Solutions for your future needs.

Book a meeting


416-367-4417

Why is it necessary to probate an estate?

Article Licenses: DL, LI
Advisor Licenses:

Compliant content provided by Adviceon® Media for educational purposes only.


Careful estate planning can untangle an estate from costly government inspections or the application of their administrative taxes and/or fees. Probate fees are calculated on assets, regardless of liabilities, at predetermined rates by the government. Methods of reducing the need for probate can save you money.

shutterstock_61205413

 ‘Estate’ is the legal term. When used in connection with probate proceedings, the term encompasses the total property that is owned by a deceased person prior to the distribution of that property in accordance with the terms of a will, or when there is no will, by the laws of inheritance in the jurisdiction of residence.

When an individual dies, his or her last will and testament is read. Because financial matters need tending to, your will should outline how you want your assets divided, your debts paid, and where applicable, define the management of these assets using established trusts for your heirs.

Family members may read a will if it is in their possession. Next, the will must go to the executor, who then assesses it, to see if it needs to be probated. Probate is a court assessment that may require government approval to settle your estate and transfer the ownership of your assets.

Probate is generally necessary in cases when:
• A bank, trust company or financial institution insists on the will being  probated to prove that the executor has the authority to act.
• The assets include shares owned in a private company.
• The executor needs to sue an individual owing the estate money.
• Creditors are owed money from the estate.
• A will’s terminology is unclear, ambiguous or certain provisions are not stated. (For example, if there is no provision to pass assets to another heir where a spouse has predeceased you).
• A will is improperly witnessed.

Is probating an estate expensive?

It is a significant job for the executor to probate a will. The original will must be submitted with an inventory listing the estate’s assets recorded at their fair market value to the court in the jurisdiction where the deceased last lived. There may be increased fees if a lawyer is retained to cross-examine the asset list or if the executor charges a percentage of the asset base to do the work.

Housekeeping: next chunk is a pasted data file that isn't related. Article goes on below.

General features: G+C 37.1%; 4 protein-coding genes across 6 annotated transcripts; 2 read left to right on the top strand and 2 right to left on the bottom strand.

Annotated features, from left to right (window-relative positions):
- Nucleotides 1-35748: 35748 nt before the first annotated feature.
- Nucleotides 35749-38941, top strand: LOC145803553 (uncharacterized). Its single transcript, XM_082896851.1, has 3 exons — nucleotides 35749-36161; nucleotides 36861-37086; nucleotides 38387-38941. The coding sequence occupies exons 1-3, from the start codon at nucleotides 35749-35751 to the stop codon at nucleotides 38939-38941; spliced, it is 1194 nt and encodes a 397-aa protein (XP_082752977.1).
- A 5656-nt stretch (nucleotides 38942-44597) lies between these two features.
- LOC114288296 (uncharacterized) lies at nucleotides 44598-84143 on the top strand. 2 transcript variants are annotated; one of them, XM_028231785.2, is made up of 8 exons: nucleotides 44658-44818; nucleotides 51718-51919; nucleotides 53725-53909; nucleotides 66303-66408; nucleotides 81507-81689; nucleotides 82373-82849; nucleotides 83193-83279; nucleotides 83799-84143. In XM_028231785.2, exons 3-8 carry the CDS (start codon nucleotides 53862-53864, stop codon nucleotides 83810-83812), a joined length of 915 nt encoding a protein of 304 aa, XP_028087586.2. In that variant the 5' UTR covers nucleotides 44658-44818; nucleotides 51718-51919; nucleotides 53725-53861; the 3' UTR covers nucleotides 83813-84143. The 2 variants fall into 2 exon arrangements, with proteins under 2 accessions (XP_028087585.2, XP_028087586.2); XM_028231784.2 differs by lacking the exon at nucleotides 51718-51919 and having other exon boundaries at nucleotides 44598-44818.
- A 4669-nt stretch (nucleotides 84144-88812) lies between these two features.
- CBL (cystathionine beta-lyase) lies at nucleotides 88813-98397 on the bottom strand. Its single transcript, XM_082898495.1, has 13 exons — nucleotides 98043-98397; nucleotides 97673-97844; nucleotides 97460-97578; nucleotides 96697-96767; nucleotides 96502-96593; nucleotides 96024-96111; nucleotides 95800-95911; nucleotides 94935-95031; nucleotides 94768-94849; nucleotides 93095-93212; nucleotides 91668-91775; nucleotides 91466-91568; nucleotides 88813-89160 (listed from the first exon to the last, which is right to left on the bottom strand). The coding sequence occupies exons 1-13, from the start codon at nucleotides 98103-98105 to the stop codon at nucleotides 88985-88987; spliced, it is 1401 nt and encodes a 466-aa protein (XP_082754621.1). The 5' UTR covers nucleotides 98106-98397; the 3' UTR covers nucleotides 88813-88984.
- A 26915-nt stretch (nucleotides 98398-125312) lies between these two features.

Life Insurance can solve estate tax problems.  If you have not paid taxes on your capital gains which have accrued in a business or on an investment asset, or on a cottage, you may face estate taxes that are not affordable for the estate which may minimize the heirs assets or make it impossible to retain an asset such as a cottage. By planning for probate, you can use life insurance to pay off potential estate taxes due in the estate.

Note: In Ontario, the Estate Administrative Tax (EAT) will assume the process of probate. In Quebec, probate is not needed when a notary under seal prepared the will.

 


 

Publisher's Copyright & Legal Use Disclaimer Replication is prohibited beyond the use of this website. The publisher does not guarantee the accuracy and will not be held liable in any way for any error, or omission, or any financial decision or purchase or use of a financial product, including investment or insurance products, and suggest that a professional advisor's counsel is sought, especially with regard to Segregated Funds which have investment risks as noted in the Fund Disclaimer. All rights reserved by Adviceon®

Disclaimer The particulars contained herein were obtained from sources which we believe are reliable, but are not guaranteed by us and may be incomplete. This website is not deemed to be used as a solicitation in a jurisdiction where this representative is not registered. This content is not intended to provide specific personalized advice, including, without limitation, investment, insurance, financial, legal, accounting or tax advice; and any reference to facts and data provided are from various sources believed to be reliable, but we cannot guarantee they are complete or accurate; and it is intended primarily for Canadian residents only, and the information contained herein is subject to change without notice. References in this Web site to third party goods or services should not be regarded as an endorsement, offer or solicitation of these or any goods or services. Always consult an appropriate professional regarding your particular circumstances before making any financial decision.

Commissions, trailing commissions, management fees and expenses all may be associated with segregated fund investments. Please read the fund summary information folder prospectus before investing. Segregated Funds may not be guaranteed, their market value changes daily and past performance is not indicative of future results. The publisher does not guarantee the accuracy and will not be held liable in any way for any error, or omission, or any financial decision. Talk to your advisor before making any financial decision. A description of the key features of the applicable individual variable annuity contract or segregated fund is contained in the Information Folder. Any amount that is allocated to a segregated fund is invested at the risk of the contract holder and may increase or decrease in value. Product features are subject to change.

 

A A
Financium.getAdvisorInfo()=miss Financium.getPage()=miss Financium.getPage()=miss Financium.getPage()=miss